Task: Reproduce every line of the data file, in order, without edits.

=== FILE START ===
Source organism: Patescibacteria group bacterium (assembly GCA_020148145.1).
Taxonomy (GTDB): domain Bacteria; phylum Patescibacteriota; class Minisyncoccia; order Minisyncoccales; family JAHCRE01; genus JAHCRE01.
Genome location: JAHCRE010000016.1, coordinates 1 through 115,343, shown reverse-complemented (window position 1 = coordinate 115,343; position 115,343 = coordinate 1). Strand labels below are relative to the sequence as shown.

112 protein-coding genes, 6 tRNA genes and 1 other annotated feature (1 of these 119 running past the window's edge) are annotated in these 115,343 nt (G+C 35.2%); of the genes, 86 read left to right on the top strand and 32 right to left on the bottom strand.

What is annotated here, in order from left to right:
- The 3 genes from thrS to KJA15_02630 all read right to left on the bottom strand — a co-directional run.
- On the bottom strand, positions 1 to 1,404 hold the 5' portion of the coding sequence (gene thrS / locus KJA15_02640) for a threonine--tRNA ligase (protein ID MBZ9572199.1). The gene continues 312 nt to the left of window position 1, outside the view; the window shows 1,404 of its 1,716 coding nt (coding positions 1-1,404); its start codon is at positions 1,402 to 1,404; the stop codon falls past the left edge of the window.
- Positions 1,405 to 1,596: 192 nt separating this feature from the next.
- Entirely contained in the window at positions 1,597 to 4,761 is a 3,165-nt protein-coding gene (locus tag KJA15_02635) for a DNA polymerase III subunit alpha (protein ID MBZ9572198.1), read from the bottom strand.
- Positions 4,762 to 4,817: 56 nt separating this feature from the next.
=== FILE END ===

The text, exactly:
Source organism: Patescibacteria group bacterium (assembly GCA_020148145.1).
Taxonomy (GTDB): domain Bacteria; phylum Patescibacteriota; class Minisyncoccia; order Minisyncoccales; family JAHCRE01; genus JAHCRE01.
Genome location: JAHCRE010000016.1, coordinates 1 through 115,343, shown reverse-complemented (window position 1 = coordinate 115,343; position 115,343 = coordinate 1). Strand labels below are relative to the sequence as shown.

112 protein-coding genes, 6 tRNA genes and 1 other annotated feature (1 of these 119 running past the window's edge) are annotated in these 115,343 nt (G+C 35.2%); of the genes, 86 read left to right on the top strand and 32 right to left on the bottom strand.

What is annotated here, in order from left to right:
- The 3 genes from thrS to KJA15_02630 all read right to left on the bottom strand — a co-directional run.
- On the bottom strand, positions 1 to 1,404 hold the 5' portion of the coding sequence (gene thrS / locus KJA15_02640) for a threonine--tRNA ligase (protein ID MBZ9572199.1). The gene continues 312 nt to the left of window position 1, outside the view; the window shows 1,404 of its 1,716 coding nt (coding positions 1-1,404); its start codon is at positions 1,402 to 1,404; the stop codon falls past the left edge of the window.
- Positions 1,405 to 1,596: 192 nt separating this feature from the next.
- Entirely contained in the window at positions 1,597 to 4,761 is a 3,165-nt protein-coding gene (locus tag KJA15_02635) for a DNA polymerase III subunit alpha (protein ID MBZ9572198.1), read from the bottom strand.
- Positions 4,762 to 4,817: 56 nt separating this feature from the next.